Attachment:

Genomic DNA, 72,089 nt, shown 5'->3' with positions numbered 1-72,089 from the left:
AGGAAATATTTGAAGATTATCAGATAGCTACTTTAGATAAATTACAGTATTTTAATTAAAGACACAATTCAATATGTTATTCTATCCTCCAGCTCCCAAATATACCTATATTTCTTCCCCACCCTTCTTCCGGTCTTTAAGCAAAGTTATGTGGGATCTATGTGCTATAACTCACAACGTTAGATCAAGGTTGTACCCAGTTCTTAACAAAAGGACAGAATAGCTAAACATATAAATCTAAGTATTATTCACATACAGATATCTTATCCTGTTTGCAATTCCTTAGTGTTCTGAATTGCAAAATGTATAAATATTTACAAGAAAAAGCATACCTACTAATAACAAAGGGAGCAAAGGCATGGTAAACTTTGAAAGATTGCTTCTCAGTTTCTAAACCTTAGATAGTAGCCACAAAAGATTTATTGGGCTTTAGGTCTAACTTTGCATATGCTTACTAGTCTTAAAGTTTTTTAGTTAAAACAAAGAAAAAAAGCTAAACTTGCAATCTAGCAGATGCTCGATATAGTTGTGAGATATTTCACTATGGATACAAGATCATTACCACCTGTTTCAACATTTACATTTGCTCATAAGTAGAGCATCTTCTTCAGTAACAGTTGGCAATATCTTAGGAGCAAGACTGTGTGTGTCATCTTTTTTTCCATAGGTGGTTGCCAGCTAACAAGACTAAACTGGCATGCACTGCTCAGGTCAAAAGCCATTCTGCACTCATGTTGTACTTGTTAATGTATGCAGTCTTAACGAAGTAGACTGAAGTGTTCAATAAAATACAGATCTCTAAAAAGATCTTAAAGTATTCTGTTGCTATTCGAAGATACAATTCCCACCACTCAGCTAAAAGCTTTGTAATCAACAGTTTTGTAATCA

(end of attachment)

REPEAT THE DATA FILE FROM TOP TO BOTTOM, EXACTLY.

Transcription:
Genomic DNA, 72,089 nt, shown 5'->3' with positions numbered 1-72,089 from the left:
AGGAAATATTTGAAGATTATCAGATAGCTACTTTAGATAAATTACAGTATTTTAATTAAAGACACAATTCAATATGTTATTCTATCCTCCAGCTCCCAAATATACCTATATTTCTTCCCCACCCTTCTTCCGGTCTTTAAGCAAAGTTATGTGGGATCTATGTGCTATAACTCACAACGTTAGATCAAGGTTGTACCCAGTTCTTAACAAAAGGACAGAATAGCTAAACATATAAATCTAAGTATTATTCACATACAGATATCTTATCCTGTTTGCAATTCCTTAGTGTTCTGAATTGCAAAATGTATAAATATTTACAAGAAAAAGCATACCTACTAATAACAAAGGGAGCAAAGGCATGGTAAACTTTGAAAGATTGCTTCTCAGTTTCTAAACCTTAGATAGTAGCCACAAAAGATTTATTGGGCTTTAGGTCTAACTTTGCATATGCTTACTAGTCTTAAAGTTTTTTAGTTAAAACAAAGAAAAAAAGCTAAACTTGCAATCTAGCAGATGCTCGATATAGTTGTGAGATATTTCACTATGGATACAAGATCATTACCACCTGTTTCAACATTTACATTTGCTCATAAGTAGAGCATCTTCTTCAGTAACAGTTGGCAATATCTTAGGAGCAAGACTGTGTGTGTCATCTTTTTTTCCATAGGTGGTTGCCAGCTAACAAGACTAAACTGGCATGCACTGCTCAGGTCAAAAGCCATTCTGCACTCATGTTGTACTTGTTAATGTATGCAGTCTTAACGAAGTAGACTGAAGTGTTCAATAAAATACAGATCTCTAAAAAGATCTTAAAGTATTCTGTTGCTATTCGAAGATACAATTCCCACCACTCAGCTAAAAGCTTTGTAATCAACAGTTTTGTAATCA